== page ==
We take a look at the history of colored film photography and explore when the first colored film was developed. We also discuss the different types of colored film available today.
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Pre-history: hand-coloring of photographs
Some of the earliest photographs were actually hand-colored by painting over the original black and white image. This was a painstaking process that was often done by trained artists. Early examples of hand-colored photographs can be seen in the work of photographers such as William Henry Fox Talbot and Oscar Rejlander.
The first color photographs
The first color photographs were taken by James Clerk Maxwell in 1861. He used three separate images of a tartan ribbon, each exposed to a different primary color (red, green, or blue). When the three images were projected together with Gramma’s Patent Spectro-Chrome, the result was an accurate color photograph.
The first color film
Color film photography began in the 1890s, but it wasn’t commercially viable until the 1930s. The first color film, called Autochrome, was developed by the Lumière brothers in France. It used dyed grains of potato starch to produce color images. Early color films were very expensive and difficult to use, so they remained a niche product for a few decades.
The first color cameras
The first color cameras were developed in the nineteenth century, but it wasn’t until the 1950s that color photography became widely used. Early color photography was often imprecise, with colors that were not always accurate. In the 1950s, new color film stocks were developed that made colors more accurate. Today, digital technology has made color photography even more precise.
The first color photo printing process
The first color photo printing process was the three-color process invented by Scottish photographer James Clerk Maxwell in 1855. This method was used for photographic printing into the 20th century. The three-color process produced a color photograph by projecting red, green, and blue light through a color separation filter onto a black-and-white film. The black-and-white film was then developed and printed onto paper coated with cyan, magenta, and yellow dyes.
The first color photograph commercially printed using the three-color process was “View of the Grand Canal, Venice” by British photographer Edward Steichen in 1912. The print was sold for $150,000 at Christie’s auction house in 2006.
The modern four-color printing process was invented in 1878 by French scientist Edmund Becquerel. This process uses the same three colors as the three-color process, but adds black to produce a darker and more realistic print. Becquerel’s process was first used to print “La Corde Sensible” by French photographer Paul Brauner in 1891.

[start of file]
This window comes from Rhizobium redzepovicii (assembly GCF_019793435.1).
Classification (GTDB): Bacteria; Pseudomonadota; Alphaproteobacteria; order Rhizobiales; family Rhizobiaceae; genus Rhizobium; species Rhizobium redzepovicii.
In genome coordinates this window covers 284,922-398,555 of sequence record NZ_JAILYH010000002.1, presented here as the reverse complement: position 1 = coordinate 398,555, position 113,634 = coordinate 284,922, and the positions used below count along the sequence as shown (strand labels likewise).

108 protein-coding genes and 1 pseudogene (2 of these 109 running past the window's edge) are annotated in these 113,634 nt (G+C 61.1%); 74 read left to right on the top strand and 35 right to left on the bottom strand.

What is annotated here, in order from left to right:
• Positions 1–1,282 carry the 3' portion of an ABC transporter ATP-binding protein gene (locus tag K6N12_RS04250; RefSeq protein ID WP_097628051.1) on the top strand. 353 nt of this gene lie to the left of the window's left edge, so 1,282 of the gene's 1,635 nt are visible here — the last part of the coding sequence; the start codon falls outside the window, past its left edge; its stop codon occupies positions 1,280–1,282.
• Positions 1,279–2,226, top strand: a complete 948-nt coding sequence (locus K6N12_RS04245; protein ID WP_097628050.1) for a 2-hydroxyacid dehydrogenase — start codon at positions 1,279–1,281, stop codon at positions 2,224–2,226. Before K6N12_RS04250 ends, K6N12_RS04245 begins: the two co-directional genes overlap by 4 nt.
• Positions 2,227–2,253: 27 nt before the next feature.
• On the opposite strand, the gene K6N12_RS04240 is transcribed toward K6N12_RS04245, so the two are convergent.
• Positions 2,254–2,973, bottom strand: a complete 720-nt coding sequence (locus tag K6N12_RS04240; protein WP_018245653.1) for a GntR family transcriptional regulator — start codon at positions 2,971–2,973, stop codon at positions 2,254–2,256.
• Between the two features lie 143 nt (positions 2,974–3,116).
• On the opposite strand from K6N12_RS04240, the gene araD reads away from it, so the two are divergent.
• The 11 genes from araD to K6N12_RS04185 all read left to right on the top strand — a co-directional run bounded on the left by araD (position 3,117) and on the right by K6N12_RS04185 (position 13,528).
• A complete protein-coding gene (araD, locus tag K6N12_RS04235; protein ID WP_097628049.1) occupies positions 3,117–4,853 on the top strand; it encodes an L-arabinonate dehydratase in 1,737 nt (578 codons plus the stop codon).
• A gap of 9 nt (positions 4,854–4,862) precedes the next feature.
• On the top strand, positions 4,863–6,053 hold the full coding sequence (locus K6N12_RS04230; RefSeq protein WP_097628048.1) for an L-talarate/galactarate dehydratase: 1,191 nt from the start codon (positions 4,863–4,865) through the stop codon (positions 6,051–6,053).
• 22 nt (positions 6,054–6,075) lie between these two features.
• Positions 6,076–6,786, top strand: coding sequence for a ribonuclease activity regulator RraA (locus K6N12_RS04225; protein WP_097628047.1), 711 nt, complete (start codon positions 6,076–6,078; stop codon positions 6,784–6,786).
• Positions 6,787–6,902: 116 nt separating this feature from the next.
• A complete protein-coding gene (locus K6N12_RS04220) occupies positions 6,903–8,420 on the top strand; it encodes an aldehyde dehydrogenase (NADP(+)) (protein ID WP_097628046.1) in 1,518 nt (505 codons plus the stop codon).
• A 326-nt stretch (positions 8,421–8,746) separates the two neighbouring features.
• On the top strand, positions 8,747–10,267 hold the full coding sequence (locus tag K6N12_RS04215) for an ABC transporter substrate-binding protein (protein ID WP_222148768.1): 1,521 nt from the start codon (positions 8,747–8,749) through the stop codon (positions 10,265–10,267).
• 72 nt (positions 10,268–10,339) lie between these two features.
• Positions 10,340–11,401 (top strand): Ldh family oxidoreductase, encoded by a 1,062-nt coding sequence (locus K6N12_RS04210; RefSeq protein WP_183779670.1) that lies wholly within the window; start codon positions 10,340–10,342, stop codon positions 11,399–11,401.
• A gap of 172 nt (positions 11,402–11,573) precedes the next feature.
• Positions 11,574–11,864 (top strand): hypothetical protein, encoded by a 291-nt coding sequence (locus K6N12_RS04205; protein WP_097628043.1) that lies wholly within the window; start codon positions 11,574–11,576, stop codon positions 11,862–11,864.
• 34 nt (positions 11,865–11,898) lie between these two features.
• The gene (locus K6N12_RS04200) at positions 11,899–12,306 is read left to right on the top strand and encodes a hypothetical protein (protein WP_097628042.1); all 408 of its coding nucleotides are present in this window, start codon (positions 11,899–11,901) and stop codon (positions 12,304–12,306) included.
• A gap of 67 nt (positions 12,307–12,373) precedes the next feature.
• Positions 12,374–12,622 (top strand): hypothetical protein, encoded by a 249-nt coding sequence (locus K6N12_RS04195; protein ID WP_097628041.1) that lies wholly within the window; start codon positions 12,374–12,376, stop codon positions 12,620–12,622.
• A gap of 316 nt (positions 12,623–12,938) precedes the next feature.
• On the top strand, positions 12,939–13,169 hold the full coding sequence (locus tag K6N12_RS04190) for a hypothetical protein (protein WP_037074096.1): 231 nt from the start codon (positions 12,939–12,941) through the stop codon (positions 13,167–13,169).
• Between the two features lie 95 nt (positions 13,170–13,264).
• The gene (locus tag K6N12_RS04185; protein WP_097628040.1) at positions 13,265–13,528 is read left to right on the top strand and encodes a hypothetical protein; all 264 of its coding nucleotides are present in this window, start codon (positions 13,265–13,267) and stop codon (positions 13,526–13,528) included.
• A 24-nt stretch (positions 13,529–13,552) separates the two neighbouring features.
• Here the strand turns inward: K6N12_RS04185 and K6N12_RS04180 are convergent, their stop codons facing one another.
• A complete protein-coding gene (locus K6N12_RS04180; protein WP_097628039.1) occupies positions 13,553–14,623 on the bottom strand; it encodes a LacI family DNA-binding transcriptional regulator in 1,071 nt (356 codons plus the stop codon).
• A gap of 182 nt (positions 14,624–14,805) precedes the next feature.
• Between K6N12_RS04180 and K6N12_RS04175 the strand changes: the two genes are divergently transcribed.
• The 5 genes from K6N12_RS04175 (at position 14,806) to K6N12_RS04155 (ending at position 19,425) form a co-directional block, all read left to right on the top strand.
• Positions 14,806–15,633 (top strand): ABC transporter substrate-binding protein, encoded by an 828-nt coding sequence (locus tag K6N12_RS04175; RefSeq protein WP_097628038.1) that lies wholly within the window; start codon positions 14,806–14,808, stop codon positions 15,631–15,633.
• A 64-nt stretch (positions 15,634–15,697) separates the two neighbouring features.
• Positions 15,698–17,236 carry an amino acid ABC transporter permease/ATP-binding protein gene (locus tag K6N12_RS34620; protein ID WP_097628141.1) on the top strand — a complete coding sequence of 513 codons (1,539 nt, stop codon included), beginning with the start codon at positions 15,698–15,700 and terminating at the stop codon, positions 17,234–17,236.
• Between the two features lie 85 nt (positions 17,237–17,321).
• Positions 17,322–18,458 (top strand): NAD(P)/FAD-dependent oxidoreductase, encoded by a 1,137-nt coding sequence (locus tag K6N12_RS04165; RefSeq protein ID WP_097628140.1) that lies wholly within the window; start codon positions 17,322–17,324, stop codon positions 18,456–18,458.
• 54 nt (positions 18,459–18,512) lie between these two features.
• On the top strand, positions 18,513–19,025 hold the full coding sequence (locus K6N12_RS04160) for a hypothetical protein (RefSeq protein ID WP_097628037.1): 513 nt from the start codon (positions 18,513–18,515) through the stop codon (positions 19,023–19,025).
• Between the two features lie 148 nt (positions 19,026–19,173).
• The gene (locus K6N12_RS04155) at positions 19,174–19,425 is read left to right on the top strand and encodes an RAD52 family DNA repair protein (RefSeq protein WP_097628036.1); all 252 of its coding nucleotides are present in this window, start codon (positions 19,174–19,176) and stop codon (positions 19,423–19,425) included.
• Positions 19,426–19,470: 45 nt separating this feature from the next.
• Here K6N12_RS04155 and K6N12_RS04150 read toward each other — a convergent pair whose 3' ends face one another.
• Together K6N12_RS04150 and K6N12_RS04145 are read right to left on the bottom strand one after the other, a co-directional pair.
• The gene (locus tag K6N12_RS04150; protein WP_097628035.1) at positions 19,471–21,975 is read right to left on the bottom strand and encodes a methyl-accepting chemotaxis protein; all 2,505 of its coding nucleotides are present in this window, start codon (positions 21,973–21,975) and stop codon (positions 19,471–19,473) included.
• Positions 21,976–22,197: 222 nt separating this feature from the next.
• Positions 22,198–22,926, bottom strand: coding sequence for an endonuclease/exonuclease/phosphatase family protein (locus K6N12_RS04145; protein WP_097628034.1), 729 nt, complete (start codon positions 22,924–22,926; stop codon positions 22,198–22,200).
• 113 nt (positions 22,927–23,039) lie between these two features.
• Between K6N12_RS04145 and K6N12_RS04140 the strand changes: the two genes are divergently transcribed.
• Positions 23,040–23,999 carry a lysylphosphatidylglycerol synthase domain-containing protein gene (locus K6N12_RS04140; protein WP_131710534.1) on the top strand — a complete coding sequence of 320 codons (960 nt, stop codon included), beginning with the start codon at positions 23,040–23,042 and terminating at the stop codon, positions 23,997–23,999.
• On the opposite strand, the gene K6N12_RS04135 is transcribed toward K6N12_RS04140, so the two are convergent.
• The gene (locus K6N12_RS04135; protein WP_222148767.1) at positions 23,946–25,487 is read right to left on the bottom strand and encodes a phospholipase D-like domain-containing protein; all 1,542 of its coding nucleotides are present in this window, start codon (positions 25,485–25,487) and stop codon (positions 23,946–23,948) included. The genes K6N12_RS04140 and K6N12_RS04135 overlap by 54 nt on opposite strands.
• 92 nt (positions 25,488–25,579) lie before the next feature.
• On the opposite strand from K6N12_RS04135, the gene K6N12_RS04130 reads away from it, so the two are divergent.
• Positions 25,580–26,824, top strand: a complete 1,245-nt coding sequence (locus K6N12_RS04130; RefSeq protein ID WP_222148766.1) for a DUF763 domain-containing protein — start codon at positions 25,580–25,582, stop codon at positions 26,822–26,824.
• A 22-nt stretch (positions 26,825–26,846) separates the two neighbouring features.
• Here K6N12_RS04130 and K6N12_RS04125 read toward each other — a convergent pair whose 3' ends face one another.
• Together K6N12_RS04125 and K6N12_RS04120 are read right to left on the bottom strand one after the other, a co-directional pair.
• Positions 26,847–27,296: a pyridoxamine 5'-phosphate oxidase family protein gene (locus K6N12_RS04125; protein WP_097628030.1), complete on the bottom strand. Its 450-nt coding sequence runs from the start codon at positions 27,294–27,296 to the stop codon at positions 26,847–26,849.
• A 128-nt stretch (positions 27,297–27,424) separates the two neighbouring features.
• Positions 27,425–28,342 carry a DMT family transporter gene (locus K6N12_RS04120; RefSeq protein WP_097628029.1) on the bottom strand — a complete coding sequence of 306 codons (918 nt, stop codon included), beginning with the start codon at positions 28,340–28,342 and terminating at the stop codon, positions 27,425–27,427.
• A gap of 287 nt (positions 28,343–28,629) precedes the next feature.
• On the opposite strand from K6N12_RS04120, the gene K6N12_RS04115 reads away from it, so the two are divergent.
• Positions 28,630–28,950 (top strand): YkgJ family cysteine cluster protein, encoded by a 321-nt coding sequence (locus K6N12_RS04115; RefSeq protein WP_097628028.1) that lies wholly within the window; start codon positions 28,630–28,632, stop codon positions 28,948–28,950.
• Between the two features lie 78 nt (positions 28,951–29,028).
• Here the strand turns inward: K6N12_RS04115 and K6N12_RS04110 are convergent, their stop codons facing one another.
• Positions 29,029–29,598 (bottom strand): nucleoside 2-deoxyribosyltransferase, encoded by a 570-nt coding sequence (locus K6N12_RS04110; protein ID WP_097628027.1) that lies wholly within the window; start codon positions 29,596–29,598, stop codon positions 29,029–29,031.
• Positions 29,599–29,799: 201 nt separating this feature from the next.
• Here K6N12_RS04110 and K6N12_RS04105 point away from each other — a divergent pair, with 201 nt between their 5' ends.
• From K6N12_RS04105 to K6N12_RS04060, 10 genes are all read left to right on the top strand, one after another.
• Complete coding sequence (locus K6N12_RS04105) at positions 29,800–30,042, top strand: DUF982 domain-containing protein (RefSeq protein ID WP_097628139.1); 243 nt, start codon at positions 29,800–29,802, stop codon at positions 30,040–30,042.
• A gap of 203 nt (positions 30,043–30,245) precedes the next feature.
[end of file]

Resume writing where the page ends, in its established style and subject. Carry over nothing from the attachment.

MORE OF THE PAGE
The first color negative film
Color photography was first possible with the creation of the first color negative film in 1873. This film was created by mixing together three different colors of pigment and applying them to a glass plate. The colors would then be exposed to light one at a time and then combined to create a full-color image.
The first color reversal film
Kodachrome, the first successful color reversal (or ” transparency “) film, was introduced by Eastman Kodak in 1935. It was a complexrobe involving three dye- bearing color layers incorporated into a cross- over negative / positive process.Although the process required exacting development techniques, the results were impressive, and Kodachrome enjoyed great popularity for several decades, particularly for amateur home movie use and for slide projection.
The first color slide film
The first color slide film was introduced by Eastman Kodak in 1936. Prior to that date, color photography had been possible only by using tricky, and sometimes messy, methods of coating one’s film with dyes or other pigments. The first color slide film, called Kodachrome, used a complex process involving three different color-sensitive layers on a single film base. The paper prints were also introduced in 1936.
The first color print film
The first color print film was introduced by Kodak in 1942. It was called Kodachrome and it used dyes to produce colors on film. The first color slide film followed in 1955. It used a different process to produce colors on film, but it also used dyes.
The first color digital camera
Invented in the 1970s, the first digital camera was a bulky device the size of a toaster oven. It took black and white photographs that were displayed on a television screen. The images were crude by today’s standards, but the technology was a breakthrough at the time.